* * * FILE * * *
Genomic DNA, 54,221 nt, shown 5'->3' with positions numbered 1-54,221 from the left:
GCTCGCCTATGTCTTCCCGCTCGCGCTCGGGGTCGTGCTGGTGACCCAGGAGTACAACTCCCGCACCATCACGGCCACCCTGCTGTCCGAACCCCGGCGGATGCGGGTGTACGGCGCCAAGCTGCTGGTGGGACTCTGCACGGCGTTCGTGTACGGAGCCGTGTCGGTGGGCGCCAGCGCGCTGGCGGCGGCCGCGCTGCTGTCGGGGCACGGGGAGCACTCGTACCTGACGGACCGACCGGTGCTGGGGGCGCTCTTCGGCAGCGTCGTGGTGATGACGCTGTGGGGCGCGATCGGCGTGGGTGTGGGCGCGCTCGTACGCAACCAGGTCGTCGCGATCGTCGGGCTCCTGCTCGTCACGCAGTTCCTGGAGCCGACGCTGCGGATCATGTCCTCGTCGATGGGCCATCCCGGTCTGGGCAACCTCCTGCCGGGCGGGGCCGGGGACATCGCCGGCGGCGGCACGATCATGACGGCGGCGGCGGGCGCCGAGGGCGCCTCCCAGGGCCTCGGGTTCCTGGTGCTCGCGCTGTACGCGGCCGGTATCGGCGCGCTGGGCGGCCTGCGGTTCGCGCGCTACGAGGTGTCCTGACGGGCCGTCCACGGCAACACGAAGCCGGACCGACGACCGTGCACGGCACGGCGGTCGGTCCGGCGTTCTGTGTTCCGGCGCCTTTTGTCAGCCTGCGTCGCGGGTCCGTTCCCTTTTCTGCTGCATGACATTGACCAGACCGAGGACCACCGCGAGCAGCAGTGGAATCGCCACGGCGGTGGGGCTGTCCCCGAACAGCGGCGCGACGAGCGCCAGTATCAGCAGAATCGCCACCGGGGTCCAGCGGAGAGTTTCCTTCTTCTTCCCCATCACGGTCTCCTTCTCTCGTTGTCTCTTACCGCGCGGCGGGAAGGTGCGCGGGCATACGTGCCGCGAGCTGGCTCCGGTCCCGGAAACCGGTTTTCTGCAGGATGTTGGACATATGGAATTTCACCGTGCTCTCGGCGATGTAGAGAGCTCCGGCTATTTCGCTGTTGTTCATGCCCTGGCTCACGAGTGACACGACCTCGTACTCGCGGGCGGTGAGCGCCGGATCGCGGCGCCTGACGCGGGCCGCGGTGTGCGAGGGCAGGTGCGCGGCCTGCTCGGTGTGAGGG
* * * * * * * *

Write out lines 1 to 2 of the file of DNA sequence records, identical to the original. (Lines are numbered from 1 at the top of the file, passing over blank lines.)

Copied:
Genomic DNA, 54,221 nt, shown 5'->3' with positions numbered 1-54,221 from the left:
GCTCGCCTATGTCTTCCCGCTCGCGCTCGGGGTCGTGCTGGTGACCCAGGAGTACAACTCCCGCACCATCACGGCCACCCTGCTGTCCGAACCCCGGCGGATGCGGGTGTACGGCGCCAAGCTGCTGGTGGGACTCTGCACGGCGTTCGTGTACGGAGCCGTGTCGGTGGGCGCCAGCGCGCTGGCGGCGGCCGCGCTGCTGTCGGGGCACGGGGAGCACTCGTACCTGACGGACCGACCGGTGCTGGGGGCGCTCTTCGGCAGCGTCGTGGTGATGACGCTGTGGGGCGCGATCGGCGTGGGTGTGGGCGCGCTCGTACGCAACCAGGTCGTCGCGATCGTCGGGCTCCTGCTCGTCACGCAGTTCCTGGAGCCGACGCTGCGGATCATGTCCTCGTCGATGGGCCATCCCGGTCTGGGCAACCTCCTGCCGGGCGGGGCCGGGGACATCGCCGGCGGCGGCACGATCATGACGGCGGCGGCGGGCGCCGAGGGCGCCTCCCAGGGCCTCGGGTTCCTGGTGCTCGCGCTGTACGCGGCCGGTATCGGCGCGCTGGGCGGCCTGCGGTTCGCGCGCTACGAGGTGTCCTGACGGGCCGTCCACGGCAACACGAAGCCGGACCGACGACCGTGCACGGCACGGCGGTCGGTCCGGCGTTCTGTGTTCCGGCGCCTTTTGTCAGCCTGCGTCGCGGGTCCGTTCCCTTTTCTGCTGCATGACATTGACCAGACCGAGGACCACCGCGAGCAGCAGTGGAATCGCCACGGCGGTGGGGCTGTCCCCGAACAGCGGCGCGACGAGCGCCAGTATCAGCAGAATCGCCACCGGGGTCCAGCGGAGAGTTTCCTTCTTCTTCCCCATCACGGTCTCCTTCTCTCGTTGTCTCTTACCGCGCGGCGGGAAGGTGCGCGGGCATACGTGCCGCGAGCTGGCTCCGGTCCCGGAAACCGGTTTTCTGCAGGATGTTGGACATATGGAATTTCACCGTGCTCTCGGCGATGTAGAGAGCTCCGGCTATTTCGCTGTTGTTCATGCCCTGGCTCACGAGTGACACGACCTCGTACTCGCGGGCGGTGAGCGCCGGATCGCGGCGCCTGACGCGGGCCGCGGTGTGCGAGGGCAGGTGCGCGGCCTGCTCGGTGTGAGGG